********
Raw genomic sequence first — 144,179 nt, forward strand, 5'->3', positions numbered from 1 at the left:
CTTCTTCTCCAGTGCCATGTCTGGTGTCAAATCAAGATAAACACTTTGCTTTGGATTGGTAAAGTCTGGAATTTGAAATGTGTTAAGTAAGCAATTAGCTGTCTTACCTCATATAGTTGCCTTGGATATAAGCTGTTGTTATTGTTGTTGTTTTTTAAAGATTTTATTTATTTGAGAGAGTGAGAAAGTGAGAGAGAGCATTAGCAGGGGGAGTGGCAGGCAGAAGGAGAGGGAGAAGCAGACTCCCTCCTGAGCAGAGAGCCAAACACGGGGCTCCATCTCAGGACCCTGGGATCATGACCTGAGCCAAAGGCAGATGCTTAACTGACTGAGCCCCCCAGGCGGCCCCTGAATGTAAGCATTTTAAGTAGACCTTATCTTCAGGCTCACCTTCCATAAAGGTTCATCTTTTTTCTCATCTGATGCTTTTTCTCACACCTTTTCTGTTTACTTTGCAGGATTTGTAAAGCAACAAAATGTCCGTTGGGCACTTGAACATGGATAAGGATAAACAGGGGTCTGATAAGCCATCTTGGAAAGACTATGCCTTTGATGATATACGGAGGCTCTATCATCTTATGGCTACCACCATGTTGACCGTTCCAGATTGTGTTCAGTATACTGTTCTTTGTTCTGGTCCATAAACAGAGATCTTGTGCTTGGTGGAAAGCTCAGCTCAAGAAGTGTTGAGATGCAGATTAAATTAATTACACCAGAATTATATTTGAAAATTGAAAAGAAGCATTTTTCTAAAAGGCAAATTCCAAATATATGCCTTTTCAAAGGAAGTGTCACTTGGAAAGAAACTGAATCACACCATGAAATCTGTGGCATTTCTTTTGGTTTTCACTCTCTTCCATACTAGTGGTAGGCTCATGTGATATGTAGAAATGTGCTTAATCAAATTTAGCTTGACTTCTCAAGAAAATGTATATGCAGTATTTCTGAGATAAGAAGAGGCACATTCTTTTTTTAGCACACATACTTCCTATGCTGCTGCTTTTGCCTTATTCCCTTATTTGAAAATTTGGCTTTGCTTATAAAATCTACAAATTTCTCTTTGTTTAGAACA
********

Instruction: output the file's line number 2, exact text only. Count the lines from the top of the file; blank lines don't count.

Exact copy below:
CTTCTTCTCCAGTGCCATGTCTGGTGTCAAATCAAGATAAACACTTTGCTTTGGATTGGTAAAGTCTGGAATTTGAAATGTGTTAAGTAAGCAATTAGCTGTCTTACCTCATATAGTTGCCTTGGATATAAGCTGTTGTTATTGTTGTTGTTTTTTAAAGATTTTATTTATTTGAGAGAGTGAGAAAGTGAGAGAGAGCATTAGCAGGGGGAGTGGCAGGCAGAAGGAGAGGGAGAAGCAGACTCCCTCCTGAGCAGAGAGCCAAACACGGGGCTCCATCTCAGGACCCTGGGATCATGACCTGAGCCAAAGGCAGATGCTTAACTGACTGAGCCCCCCAGGCGGCCCCTGAATGTAAGCATTTTAAGTAGACCTTATCTTCAGGCTCACCTTCCATAAAGGTTCATCTTTTTTCTCATCTGATGCTTTTTCTCACACCTTTTCTGTTTACTTTGCAGGATTTGTAAAGCAACAAAATGTCCGTTGGGCACTTGAACATGGATAAGGATAAACAGGGGTCTGATAAGCCATCTTGGAAAGACTATGCCTTTGATGATATACGGAGGCTCTATCATCTTATGGCTACCACCATGTTGACCGTTCCAGATTGTGTTCAGTATACTGTTCTTTGTTCTGGTCCATAAACAGAGATCTTGTGCTTGGTGGAAAGCTCAGCTCAAGAAGTGTTGAGATGCAGATTAAATTAATTACACCAGAATTATATTTGAAAATTGAAAAGAAGCATTTTTCTAAAAGGCAAATTCCAAATATATGCCTTTTCAAAGGAAGTGTCACTTGGAAAGAAACTGAATCACACCATGAAATCTGTGGCATTTCTTTTGGTTTTCACTCTCTTCCATACTAGTGGTAGGCTCATGTGATATGTAGAAATGTGCTTAATCAAATTTAGCTTGACTTCTCAAGAAAATGTATATGCAGTATTTCTGAGATAAGAAGAGGCACATTCTTTTTTTAGCACACATACTTCCTATGCTGCTGCTTTTGCCTTATTCCCTTATTTGAAAATTTGGCTTTGCTTATAAAATCTACAAATTTCTCTTTGTTTAGAACA